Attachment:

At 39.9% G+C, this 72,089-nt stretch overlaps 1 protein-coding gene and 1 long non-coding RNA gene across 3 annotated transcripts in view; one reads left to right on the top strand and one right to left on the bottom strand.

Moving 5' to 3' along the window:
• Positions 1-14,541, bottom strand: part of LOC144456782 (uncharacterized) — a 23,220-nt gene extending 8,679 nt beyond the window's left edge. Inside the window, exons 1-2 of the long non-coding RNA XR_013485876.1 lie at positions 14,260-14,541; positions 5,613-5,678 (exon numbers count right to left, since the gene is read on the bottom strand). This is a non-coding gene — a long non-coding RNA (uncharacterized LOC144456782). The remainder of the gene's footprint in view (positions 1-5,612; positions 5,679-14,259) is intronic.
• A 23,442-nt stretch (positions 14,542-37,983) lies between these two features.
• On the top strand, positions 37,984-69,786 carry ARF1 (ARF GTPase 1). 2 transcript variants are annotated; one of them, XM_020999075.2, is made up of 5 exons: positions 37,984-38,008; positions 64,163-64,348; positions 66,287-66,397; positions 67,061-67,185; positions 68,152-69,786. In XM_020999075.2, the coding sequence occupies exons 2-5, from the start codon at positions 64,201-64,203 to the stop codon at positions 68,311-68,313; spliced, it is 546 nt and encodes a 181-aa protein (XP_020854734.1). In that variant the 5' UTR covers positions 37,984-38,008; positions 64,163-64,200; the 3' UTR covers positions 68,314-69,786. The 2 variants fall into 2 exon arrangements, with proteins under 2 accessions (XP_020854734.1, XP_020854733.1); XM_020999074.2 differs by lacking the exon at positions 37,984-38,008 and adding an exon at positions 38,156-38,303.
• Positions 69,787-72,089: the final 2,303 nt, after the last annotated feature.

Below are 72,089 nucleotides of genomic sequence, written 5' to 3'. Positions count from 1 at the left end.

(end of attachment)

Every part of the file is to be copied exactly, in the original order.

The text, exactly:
At 39.9% G+C, this 72,089-nt stretch overlaps 1 protein-coding gene and 1 long non-coding RNA gene across 3 annotated transcripts in view; one reads left to right on the top strand and one right to left on the bottom strand.

Moving 5' to 3' along the window:
• Positions 1-14,541, bottom strand: part of LOC144456782 (uncharacterized) — a 23,220-nt gene extending 8,679 nt beyond the window's left edge. Inside the window, exons 1-2 of the long non-coding RNA XR_013485876.1 lie at positions 14,260-14,541; positions 5,613-5,678 (exon numbers count right to left, since the gene is read on the bottom strand). This is a non-coding gene — a long non-coding RNA (uncharacterized LOC144456782). The remainder of the gene's footprint in view (positions 1-5,612; positions 5,679-14,259) is intronic.
• A 23,442-nt stretch (positions 14,542-37,983) lies between these two features.
• On the top strand, positions 37,984-69,786 carry ARF1 (ARF GTPase 1). 2 transcript variants are annotated; one of them, XM_020999075.2, is made up of 5 exons: positions 37,984-38,008; positions 64,163-64,348; positions 66,287-66,397; positions 67,061-67,185; positions 68,152-69,786. In XM_020999075.2, the coding sequence occupies exons 2-5, from the start codon at positions 64,201-64,203 to the stop codon at positions 68,311-68,313; spliced, it is 546 nt and encodes a 181-aa protein (XP_020854734.1). In that variant the 5' UTR covers positions 37,984-38,008; positions 64,163-64,200; the 3' UTR covers positions 68,314-69,786. The 2 variants fall into 2 exon arrangements, with proteins under 2 accessions (XP_020854734.1, XP_020854733.1); XM_020999074.2 differs by lacking the exon at positions 37,984-38,008 and adding an exon at positions 38,156-38,303.
• Positions 69,787-72,089: the final 2,303 nt, after the last annotated feature.

Below are 72,089 nucleotides of genomic sequence, written 5' to 3'. Positions count from 1 at the left end.